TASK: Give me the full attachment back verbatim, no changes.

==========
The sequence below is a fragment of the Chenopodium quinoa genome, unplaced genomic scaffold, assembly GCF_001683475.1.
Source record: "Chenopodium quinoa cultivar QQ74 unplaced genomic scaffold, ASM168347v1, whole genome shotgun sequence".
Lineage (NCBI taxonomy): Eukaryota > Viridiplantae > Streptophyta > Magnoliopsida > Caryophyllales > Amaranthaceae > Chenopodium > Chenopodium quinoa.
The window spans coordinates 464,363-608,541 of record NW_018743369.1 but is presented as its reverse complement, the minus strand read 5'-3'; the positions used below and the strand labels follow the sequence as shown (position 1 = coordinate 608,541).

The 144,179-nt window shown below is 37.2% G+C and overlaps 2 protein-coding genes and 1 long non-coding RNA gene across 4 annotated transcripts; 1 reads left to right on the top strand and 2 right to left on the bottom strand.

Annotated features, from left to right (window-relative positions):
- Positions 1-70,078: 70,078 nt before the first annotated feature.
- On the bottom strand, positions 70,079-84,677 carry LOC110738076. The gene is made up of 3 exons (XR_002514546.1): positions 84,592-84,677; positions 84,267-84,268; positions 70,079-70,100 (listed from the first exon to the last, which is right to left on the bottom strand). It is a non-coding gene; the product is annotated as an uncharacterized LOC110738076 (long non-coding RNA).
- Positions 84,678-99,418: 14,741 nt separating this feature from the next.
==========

The sequence below is a fragment of the Chenopodium quinoa genome, unplaced genomic scaffold, assembly GCF_001683475.1.
Source record: "Chenopodium quinoa cultivar QQ74 unplaced genomic scaffold, ASM168347v1, whole genome shotgun sequence".
Lineage (NCBI taxonomy): Eukaryota > Viridiplantae > Streptophyta > Magnoliopsida > Caryophyllales > Amaranthaceae > Chenopodium > Chenopodium quinoa.
The window spans coordinates 464,363-608,541 of record NW_018743369.1 but is presented as its reverse complement, the minus strand read 5'-3'; the positions used below and the strand labels follow the sequence as shown (position 1 = coordinate 608,541).

The 144,179-nt window shown below is 37.2% G+C and overlaps 2 protein-coding genes and 1 long non-coding RNA gene across 4 annotated transcripts; 1 reads left to right on the top strand and 2 right to left on the bottom strand.

Annotated features, from left to right (window-relative positions):
- Positions 1-70,078: 70,078 nt before the first annotated feature.
- On the bottom strand, positions 70,079-84,677 carry LOC110738076. The gene is made up of 3 exons (XR_002514546.1): positions 84,592-84,677; positions 84,267-84,268; positions 70,079-70,100 (listed from the first exon to the last, which is right to left on the bottom strand). It is a non-coding gene; the product is annotated as an uncharacterized LOC110738076 (long non-coding RNA).
- Positions 84,678-99,418: 14,741 nt separating this feature from the next.